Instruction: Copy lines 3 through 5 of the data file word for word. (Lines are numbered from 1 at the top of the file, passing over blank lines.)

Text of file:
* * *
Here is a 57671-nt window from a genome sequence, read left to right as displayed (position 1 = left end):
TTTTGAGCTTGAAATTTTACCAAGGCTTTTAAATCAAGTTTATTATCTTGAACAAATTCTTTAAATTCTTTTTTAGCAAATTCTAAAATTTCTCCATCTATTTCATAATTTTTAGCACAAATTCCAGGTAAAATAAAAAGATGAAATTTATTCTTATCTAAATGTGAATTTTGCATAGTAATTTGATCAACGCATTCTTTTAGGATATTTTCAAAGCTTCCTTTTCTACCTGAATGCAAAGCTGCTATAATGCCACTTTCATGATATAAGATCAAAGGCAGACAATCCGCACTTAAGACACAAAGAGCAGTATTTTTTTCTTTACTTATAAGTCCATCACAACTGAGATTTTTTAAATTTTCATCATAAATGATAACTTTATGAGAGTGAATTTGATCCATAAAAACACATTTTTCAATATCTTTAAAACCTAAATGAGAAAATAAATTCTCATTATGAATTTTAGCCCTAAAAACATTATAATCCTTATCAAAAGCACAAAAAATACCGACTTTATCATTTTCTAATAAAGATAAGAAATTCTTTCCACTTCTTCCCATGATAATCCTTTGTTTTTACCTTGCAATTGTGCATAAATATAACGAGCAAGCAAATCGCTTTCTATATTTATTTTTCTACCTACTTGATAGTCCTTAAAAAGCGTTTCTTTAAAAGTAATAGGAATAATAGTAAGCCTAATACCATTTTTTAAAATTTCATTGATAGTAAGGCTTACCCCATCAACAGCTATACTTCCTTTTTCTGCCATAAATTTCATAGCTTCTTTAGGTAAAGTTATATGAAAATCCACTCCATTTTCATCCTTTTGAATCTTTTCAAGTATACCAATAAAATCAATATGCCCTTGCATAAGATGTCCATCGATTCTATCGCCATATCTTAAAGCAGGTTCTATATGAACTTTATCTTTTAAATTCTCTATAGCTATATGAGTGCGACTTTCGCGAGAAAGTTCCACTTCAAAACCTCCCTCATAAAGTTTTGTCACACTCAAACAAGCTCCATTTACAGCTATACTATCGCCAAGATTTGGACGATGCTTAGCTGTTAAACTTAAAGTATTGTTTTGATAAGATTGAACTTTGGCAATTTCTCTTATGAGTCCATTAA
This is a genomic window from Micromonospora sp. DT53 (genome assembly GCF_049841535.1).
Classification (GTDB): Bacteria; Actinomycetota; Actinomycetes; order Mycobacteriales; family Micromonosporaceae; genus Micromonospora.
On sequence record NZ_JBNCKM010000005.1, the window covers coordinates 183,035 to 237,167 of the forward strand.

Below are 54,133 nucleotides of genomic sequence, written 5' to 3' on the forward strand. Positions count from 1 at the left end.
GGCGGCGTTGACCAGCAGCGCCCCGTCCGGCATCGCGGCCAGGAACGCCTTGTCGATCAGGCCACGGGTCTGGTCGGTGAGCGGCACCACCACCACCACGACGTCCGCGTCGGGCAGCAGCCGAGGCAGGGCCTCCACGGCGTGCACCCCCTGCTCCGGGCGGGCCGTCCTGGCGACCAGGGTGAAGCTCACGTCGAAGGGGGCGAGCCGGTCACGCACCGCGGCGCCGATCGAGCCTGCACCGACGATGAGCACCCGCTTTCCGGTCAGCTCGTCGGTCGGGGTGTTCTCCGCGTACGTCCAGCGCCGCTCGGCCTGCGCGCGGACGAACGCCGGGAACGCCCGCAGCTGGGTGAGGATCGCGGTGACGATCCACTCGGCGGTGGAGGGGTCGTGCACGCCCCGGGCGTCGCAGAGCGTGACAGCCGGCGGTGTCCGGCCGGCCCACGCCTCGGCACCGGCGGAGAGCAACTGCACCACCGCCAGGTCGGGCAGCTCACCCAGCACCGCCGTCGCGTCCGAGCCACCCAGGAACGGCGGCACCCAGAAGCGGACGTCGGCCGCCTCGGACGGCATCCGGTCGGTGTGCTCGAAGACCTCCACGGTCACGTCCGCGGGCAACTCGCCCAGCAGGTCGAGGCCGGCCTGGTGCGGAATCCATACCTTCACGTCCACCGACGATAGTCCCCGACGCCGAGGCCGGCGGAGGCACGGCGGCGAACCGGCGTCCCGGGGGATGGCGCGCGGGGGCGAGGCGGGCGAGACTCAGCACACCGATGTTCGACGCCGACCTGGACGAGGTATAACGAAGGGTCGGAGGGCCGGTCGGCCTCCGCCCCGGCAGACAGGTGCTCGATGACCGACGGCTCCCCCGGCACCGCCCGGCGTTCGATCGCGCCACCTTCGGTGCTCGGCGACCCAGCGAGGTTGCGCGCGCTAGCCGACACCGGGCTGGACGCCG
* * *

This is a genomic window from Micromonospora sp. DT53 (genome assembly GCF_049841535.1).
Classification (GTDB): Bacteria; Actinomycetota; Actinomycetes; order Mycobacteriales; family Micromonosporaceae; genus Micromonospora.
On sequence record NZ_JBNCKM010000005.1, the window covers coordinates 183,035 to 237,167 of the forward strand.